Catholic Youth Services joins forces with YMCA
Posted Wednesday, November 2, 2016 6:00 am
By Patricia Leboeuf , Berkshire Eagle
PITTSFIELD —The Catholic Youth Center now has a home base three years after vacating its previous building on Melville Street due to deteriorating conditions. The CYC has partnered with the Berkshire Family YMCA in a move YMCA CEO Randy Kinnas called “paying it forward.” “It’s helping another organization that has done so much for me in my life,” he said. Kinnas played basketball at the CYC for years as a child. “It’s good to have [a place] to go that we haven’t had in the last three years … that’s open extended hours and offers things kids might want to do,” said Jeff Quinto, board chairman of the CYC.
The center moved out of its former building at 16 Melville St. in Pittsfield in August 2013. The Roman Catholic Diocese of Springfield sold the 24,756-square-foot building to the Boys & Girls Club last year.
The CYC will use the Pittsfield Family YMCA facilities for practices and some games, and also will continue its long-running community partnerships with other organizations like the Gladys Allen Brigham Community Center and Berkshire Community College, Quinto said. “This partnership … is an expansion of our relationships, not a contraction,” he said. “We want to be able to give people more.”
The CYC’s three major sports program – basketball, volleyball and flag football – will remain under the same staff members, who will be YMCA employees. The YMCA will provide administrative support for CYC programs, including handling finances and payroll
“It’s the same people, the same program[s],” Kinnas said. “They’re getting administrative help.” The partnership enables parents and kids to access conveniences like electronic payments, which would be expensive investments for the CYC alone, Quinto said. The fee for the CYC’s programs will remain the same – $65 – but will include the $40 annual youth membership fee for the YMCA. Discounts for CYC programs will also be offered to current YMCA members, he said.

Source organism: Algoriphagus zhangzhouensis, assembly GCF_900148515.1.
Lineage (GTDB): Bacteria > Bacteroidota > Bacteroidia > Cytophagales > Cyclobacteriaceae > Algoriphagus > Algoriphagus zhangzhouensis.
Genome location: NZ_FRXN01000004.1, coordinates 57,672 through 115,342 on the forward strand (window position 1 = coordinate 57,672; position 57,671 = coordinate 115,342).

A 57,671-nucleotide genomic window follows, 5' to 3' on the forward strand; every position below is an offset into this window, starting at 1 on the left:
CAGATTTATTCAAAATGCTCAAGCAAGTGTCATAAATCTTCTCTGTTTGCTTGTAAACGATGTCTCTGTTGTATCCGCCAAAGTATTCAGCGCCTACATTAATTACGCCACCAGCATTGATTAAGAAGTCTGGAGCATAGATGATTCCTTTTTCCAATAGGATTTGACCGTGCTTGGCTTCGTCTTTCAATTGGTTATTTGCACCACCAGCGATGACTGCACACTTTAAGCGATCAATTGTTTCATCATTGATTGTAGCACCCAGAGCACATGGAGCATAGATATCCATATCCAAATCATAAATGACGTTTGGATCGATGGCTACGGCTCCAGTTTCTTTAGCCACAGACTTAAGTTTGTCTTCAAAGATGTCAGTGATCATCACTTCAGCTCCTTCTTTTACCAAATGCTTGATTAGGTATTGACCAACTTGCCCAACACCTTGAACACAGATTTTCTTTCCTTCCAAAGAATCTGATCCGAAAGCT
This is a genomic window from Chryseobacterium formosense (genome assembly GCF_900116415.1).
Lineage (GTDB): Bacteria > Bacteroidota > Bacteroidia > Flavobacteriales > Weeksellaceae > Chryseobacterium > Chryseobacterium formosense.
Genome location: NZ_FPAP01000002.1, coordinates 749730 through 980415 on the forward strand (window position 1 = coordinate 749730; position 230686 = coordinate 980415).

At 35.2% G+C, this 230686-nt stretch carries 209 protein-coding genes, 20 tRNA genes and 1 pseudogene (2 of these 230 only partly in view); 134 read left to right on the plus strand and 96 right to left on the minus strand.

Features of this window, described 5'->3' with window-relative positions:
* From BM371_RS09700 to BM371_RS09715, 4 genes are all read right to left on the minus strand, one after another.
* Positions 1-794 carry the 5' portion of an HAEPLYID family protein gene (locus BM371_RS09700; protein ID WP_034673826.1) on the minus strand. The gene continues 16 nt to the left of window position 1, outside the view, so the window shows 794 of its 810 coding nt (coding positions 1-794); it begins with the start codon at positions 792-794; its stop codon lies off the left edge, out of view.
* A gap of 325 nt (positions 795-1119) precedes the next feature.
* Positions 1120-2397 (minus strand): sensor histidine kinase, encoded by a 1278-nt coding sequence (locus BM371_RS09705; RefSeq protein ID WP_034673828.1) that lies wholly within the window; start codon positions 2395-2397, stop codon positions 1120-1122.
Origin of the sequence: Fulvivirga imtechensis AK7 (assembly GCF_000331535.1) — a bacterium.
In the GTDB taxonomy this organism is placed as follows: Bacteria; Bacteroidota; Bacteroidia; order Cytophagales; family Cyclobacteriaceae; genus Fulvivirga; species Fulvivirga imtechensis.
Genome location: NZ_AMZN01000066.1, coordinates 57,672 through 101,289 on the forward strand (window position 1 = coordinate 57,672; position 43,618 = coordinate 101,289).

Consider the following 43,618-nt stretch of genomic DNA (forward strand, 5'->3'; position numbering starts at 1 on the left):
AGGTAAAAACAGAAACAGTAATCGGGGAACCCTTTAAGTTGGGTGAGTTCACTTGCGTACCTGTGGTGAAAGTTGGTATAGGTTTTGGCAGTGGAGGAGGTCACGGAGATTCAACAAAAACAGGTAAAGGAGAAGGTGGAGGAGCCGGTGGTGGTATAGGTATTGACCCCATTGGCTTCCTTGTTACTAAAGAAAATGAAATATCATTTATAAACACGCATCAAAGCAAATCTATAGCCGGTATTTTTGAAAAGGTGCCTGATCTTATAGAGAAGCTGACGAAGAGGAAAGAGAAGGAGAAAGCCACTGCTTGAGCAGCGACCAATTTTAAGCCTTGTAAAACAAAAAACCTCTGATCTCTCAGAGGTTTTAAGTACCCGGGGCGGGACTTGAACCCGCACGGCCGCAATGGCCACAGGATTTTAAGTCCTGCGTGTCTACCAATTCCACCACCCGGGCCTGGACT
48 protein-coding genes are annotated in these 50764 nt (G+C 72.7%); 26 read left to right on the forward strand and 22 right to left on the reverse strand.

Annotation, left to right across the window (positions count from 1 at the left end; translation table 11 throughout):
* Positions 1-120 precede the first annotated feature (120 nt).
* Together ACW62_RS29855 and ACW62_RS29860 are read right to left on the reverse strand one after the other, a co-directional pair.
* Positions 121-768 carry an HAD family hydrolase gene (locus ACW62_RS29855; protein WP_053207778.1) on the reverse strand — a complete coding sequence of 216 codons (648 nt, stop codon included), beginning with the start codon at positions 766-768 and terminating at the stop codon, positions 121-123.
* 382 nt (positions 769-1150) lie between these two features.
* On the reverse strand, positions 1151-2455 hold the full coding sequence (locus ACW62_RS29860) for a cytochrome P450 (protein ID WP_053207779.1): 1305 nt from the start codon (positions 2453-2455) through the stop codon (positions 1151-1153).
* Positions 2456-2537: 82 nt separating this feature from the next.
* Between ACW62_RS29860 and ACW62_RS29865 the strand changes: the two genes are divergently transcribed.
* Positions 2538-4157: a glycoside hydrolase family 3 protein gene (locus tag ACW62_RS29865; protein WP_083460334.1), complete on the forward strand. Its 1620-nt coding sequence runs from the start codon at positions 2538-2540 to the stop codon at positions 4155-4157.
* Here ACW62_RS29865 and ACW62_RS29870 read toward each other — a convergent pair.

“Both organizations have a benefit to this,” Kinnas said. The YMCA will get new members, and CYC participants will have the opportunity to get financial assistance from the YMCA, which has a $3.5 million operating budget, he said.
Berkshire Nonprofit Solutions was the major driving force behind the partnership – technically a management services agreement – which began on July 1, Quinto said.
Berkshire Nonprofit Solutions, operated by 1Berkshire, provides assistance to local nonprofits regarding potential shared services, from sharing space to full mergers, said Jonathan Butler, president and CEO of 1Berkshire.
The partnership will enable the CYC and the YMCA to continue perpetuating their different – but similar – missions, he said. Many small and even medium-sized nonprofits have difficulty reaching their maximum potential because of overhead costs and the demands of fundraising – a big issue in a rural area like Berkshire County, with a large number of critical nonprofits and a low population, Butler said. As the area’s population declines, collaboration between local nonprofits makes sense, Kinnas said.
“The CYC’s not going away,” he said. “There’s no hostile takeover or anything like that. It’s a way to pull everybody’s resources together and provide the best impact for our community.”Tags: cyc